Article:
• Acts 9:15-22, 26-30
Commitment. It is what turns young ball players into professional athletes. It is what transforms a local business into large corporation. It is what keeps families together and strengthens communities.
We all know and admire deep commitment whenever we see it. We all understand that real commitment is more than merely a verbally expressed promise. It is something lived through action.
Yet for many believers, their commitment to Christ consists of a memory of the day they surrendered their life to him. Their commitment consists of little more than attending and giving a few dollars to the church. It is largely a matter of having their eternal place in heaven secured.
While God certainly desires that all people surrender to his lordship, our commitment to him never should end there. God is looking for believers to totally commit all areas of their life to him. It is hard to find a clearer example of someone who understood this in the Bible than Paul. From the beginning of his Christian walk, Paul lived a life of total commitment.
Make a faith commitment (Acts 9:15-19)
Paul began his life as Saul, a young man trained in the strict regimen of pharisaical Judaism. He was trained to seek out any who would stray from the path of narrow adherence to Torah.
Saul apparently rose through the ranks and quickly became highly trusted among the leading Pharisees. Acts 8:1 states Saul was not only present at the execution of Stephen, but gave the event official approval.
Shortly afterward, Saul was given orders to go to Damascus and arrest anyone professing belief in Jesus. On the way to carry out this mission, however, Saul had an encounter with Jesus that dramatically altered the rest of his life. By the time Saul arrived in Damascus, he was professing belief in Jesus and was welcomed by Ananias as a new believer.
This experience points to the first step in total commitment. While our relationship to Jesus is a highly personal matter, it also must be made known publically. We must come to accept the gospel by faith and openly commit to submitting to God.
Demonstrate commitment (Acts 9:19-21)
While our initial profession of Jesus does secure our eternal place in heaven, it must go deeper. We simply cannot make a statement of commitment and continue to think and act like we always have. Accepting God’s new life means rejecting previously held beliefs and past behaviors. It means that we abandon some old habits and replace them with new ones.
For Saul, his trip to Damascus initially had been for the purpose of seeking to shut down the new church, but became one in which he arrived proclaiming the message he had come to town to oppose. From that day forward, Paul never ceased preaching the gospel. Everywhere he went, his first act was to locate the local group of believers and join them in proclaiming the message. In towns where no church existed, Paul started one.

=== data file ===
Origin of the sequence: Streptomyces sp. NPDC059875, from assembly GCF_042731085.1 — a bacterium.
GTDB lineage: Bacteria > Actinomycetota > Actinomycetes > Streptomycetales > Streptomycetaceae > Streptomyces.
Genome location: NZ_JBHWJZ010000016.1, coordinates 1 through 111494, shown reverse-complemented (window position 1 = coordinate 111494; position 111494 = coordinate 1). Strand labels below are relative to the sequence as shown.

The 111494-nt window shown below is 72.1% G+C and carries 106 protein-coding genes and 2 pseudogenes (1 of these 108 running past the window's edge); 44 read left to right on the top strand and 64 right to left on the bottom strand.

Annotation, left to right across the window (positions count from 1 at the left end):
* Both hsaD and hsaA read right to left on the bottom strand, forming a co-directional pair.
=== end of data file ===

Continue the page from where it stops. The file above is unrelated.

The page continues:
Our commitment becomes real as we demonstrate it through turning from our old lives and sharing God’s message through word and deed.
Grow in commitment (Acts 9:22)
Not only does total commitment call us to go beyond mere profession to demonstration, it also leads us into a continually deeper understanding of God’s word. As we see how God works in, through and around us as we demonstrate our commitment, we find our commitment grows.
The more Saul preached, the more determined he became to continue preaching and the more powerful his preaching became. As he demonstrated his commitment to Jesus and his calling, his commitment grew stronger. Answers to the questions of his opponents became more convincing. Any concern about possible negative reactions by his listeners faded.
The same is true today as we come to understand God’s word more through experiencing it as we follow through with our commitment to live life surrendered to him. We also may find ourselves talking openly about God’s word more frequently than before. We find we are able to talk about the deeper issues of life in light of God’s word and to apply that word in new ways. We no longer worry about how others may respond because our overriding concern is living out our commitment. True commitment always leads to deeper commitment.
Show intense commitment (Acts 9:26-30)
In any area of life, there is perhaps no greater sign of total commitment to a cause than to remain faithful to it in the face of death. Saul knew well that the Jewish leaders in Jerusalem were committed to arresting all who professed belief in Jesus. These were the same men who had carried out the execution of Stephen. They were the same men who had sent Saul on his mission to Damascus to arrest believers. Indeed, some had apparently come to Damascus in order to try and kill Saul once they learned of his conversion (Acts 9:23-25).
He could have “played it safe” and not gone to Jerusalem. There were likely those around him who tried to discourage him from going (Acts 21:12). Yet Saul apparently felt he needed to meet with the disciples in Jerusalem. Given his reputation, he could not be certain how the disciples would respond. Thus despite possible rejection by the disciples and arrest or execution by the religious authorities, Saul demonstrated intense commitment in going to Jerusalem.
It is easy for some today to look at this story and say, “Yes, but that was Paul, the great church planting evangelist.” But nowhere does the Bible differentiate between levels of commitment. All believers are called to the same depth of commitment demonstrated in sharing the gospel in all circumstances regardless of possible reactions. God desires all of his followers to live a life of intense commitment.